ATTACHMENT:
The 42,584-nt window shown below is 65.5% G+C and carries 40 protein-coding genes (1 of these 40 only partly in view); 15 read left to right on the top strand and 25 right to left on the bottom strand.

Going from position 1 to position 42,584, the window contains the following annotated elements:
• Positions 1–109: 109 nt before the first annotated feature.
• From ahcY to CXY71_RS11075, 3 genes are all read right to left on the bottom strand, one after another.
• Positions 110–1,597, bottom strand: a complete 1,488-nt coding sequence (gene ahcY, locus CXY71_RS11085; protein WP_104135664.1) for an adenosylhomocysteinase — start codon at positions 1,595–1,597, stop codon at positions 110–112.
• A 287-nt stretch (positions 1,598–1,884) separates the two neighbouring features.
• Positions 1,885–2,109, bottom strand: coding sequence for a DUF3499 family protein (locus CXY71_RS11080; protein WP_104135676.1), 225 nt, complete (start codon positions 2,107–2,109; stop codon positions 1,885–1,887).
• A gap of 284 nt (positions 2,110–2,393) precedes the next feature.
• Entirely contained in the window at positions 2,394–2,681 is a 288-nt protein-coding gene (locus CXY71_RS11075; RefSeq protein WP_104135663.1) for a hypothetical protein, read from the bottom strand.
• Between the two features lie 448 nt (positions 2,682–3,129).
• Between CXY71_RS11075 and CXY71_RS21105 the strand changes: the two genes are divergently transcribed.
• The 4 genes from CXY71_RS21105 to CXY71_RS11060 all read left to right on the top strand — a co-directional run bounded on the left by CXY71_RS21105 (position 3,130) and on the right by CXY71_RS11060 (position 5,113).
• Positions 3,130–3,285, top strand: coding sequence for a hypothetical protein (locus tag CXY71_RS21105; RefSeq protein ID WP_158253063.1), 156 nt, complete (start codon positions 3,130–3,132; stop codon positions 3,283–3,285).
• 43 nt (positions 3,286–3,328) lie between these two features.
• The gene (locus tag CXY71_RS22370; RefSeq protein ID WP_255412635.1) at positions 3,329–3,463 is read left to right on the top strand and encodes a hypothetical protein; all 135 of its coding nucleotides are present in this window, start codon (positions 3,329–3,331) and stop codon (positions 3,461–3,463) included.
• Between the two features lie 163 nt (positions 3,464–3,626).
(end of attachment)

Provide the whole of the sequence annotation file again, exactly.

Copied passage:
The 42,584-nt window shown below is 65.5% G+C and carries 40 protein-coding genes (1 of these 40 only partly in view); 15 read left to right on the top strand and 25 right to left on the bottom strand.

Going from position 1 to position 42,584, the window contains the following annotated elements:
• Positions 1–109: 109 nt before the first annotated feature.
• From ahcY to CXY71_RS11075, 3 genes are all read right to left on the bottom strand, one after another.
• Positions 110–1,597, bottom strand: a complete 1,488-nt coding sequence (gene ahcY, locus CXY71_RS11085; protein WP_104135664.1) for an adenosylhomocysteinase — start codon at positions 1,595–1,597, stop codon at positions 110–112.
• A 287-nt stretch (positions 1,598–1,884) separates the two neighbouring features.
• Positions 1,885–2,109, bottom strand: coding sequence for a DUF3499 family protein (locus CXY71_RS11080; protein WP_104135676.1), 225 nt, complete (start codon positions 2,107–2,109; stop codon positions 1,885–1,887).
• A gap of 284 nt (positions 2,110–2,393) precedes the next feature.
• Entirely contained in the window at positions 2,394–2,681 is a 288-nt protein-coding gene (locus CXY71_RS11075; RefSeq protein WP_104135663.1) for a hypothetical protein, read from the bottom strand.
• Between the two features lie 448 nt (positions 2,682–3,129).
• Between CXY71_RS11075 and CXY71_RS21105 the strand changes: the two genes are divergently transcribed.
• The 4 genes from CXY71_RS21105 to CXY71_RS11060 all read left to right on the top strand — a co-directional run bounded on the left by CXY71_RS21105 (position 3,130) and on the right by CXY71_RS11060 (position 5,113).
• Positions 3,130–3,285, top strand: coding sequence for a hypothetical protein (locus tag CXY71_RS21105; RefSeq protein ID WP_158253063.1), 156 nt, complete (start codon positions 3,130–3,132; stop codon positions 3,283–3,285).
• 43 nt (positions 3,286–3,328) lie between these two features.
• The gene (locus tag CXY71_RS22370; RefSeq protein ID WP_255412635.1) at positions 3,329–3,463 is read left to right on the top strand and encodes a hypothetical protein; all 135 of its coding nucleotides are present in this window, start codon (positions 3,329–3,331) and stop codon (positions 3,461–3,463) included.
• Between the two features lie 163 nt (positions 3,464–3,626).